As bad as Palin was, she certainly had energy.
 
A repentant George Wallace on his death bed is ISOT'd into his 1958 self, with only one goal in mind: redemption.
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George Corley Wallace Jr. (August 25, 1919 – September 13, 1998) was a member of the Alabama House of Representatives and a vocal civil rights activist from 1958 until his death in 1998. He is best remembered for his use of populism in an attempt to get poor southern whites on the side of Civil Rights (whether he really succeeded or not, is still relatively debated today), his support for the spread of AFL-CIO influence in the south, and for his advocacy for use of non-violence in protest, inspired by his Christian beliefs. Wallace worked with various Civil Rights leaders, mainly Martin Luther King Jr. and Myles Horton. Wallace also participated in marches for desegregation, the abolition of poll taxes, labor rights, and other basic civil rights.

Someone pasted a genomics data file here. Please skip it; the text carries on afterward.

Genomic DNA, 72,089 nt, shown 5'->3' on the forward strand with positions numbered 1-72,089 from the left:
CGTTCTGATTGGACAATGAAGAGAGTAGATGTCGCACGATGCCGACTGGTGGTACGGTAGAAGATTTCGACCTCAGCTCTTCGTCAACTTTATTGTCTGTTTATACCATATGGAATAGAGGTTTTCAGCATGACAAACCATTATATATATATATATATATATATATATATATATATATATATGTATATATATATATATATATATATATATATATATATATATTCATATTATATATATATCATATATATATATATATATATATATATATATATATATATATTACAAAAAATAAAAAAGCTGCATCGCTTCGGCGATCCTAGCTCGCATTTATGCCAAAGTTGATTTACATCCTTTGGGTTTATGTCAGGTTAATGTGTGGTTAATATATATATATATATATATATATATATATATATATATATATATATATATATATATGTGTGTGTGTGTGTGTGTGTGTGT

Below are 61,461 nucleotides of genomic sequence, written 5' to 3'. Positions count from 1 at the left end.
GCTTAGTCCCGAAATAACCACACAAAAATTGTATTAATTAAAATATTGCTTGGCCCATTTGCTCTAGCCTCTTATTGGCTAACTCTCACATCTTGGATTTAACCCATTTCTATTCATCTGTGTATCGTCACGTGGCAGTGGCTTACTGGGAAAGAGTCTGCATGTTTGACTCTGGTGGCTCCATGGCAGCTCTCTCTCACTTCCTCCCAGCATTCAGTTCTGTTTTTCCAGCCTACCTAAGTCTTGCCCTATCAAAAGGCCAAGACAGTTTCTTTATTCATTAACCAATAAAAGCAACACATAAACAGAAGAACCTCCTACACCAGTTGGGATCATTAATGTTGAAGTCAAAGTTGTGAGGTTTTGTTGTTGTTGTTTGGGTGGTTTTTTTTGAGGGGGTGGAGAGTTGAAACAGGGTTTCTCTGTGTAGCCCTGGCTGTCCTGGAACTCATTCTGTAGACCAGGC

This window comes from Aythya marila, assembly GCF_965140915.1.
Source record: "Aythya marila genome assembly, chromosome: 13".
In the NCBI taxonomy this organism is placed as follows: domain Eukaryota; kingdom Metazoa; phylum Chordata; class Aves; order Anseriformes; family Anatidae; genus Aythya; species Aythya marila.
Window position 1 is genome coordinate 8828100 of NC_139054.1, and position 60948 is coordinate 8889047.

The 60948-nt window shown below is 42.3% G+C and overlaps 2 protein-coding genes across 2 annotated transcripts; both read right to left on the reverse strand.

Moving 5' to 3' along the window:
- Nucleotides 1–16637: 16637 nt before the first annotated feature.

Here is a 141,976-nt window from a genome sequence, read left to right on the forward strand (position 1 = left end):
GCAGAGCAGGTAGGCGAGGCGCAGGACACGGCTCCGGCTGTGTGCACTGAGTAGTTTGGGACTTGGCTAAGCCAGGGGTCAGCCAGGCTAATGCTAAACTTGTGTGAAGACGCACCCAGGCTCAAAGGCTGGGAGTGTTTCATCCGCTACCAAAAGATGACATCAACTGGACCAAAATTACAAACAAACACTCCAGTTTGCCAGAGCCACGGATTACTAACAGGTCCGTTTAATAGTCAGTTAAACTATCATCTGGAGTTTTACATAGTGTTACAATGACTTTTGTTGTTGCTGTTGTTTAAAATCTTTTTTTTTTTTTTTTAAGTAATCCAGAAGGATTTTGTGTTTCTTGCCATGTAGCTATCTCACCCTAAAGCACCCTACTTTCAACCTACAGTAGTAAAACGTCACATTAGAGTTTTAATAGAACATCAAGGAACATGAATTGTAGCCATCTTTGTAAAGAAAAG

Born in Clio, Alabama, Wallace attended the University of Alabama School of Law and served in the United States Army Air Corps during World War II. After the war, he won election to the Alabama House of Representatives and served as a state judge. Wallace sought the Democratic nomination in the 1958 Alabama gubernatorial election. Initially a moderate on racial issues, Wallace adopted a hard-line integrationist stance after losing the 1958 nomination. Wallace would later be quoted when asked if he would ever run for Governor again he simply responded by saying "Maybe in another life, but I have more important things to attend to". He gained national notoriety when he held a speech outside the University of Alabama that attacked Governor Bull Connor for his resistance to integration and for his brutal treatment of African-Americans who protested.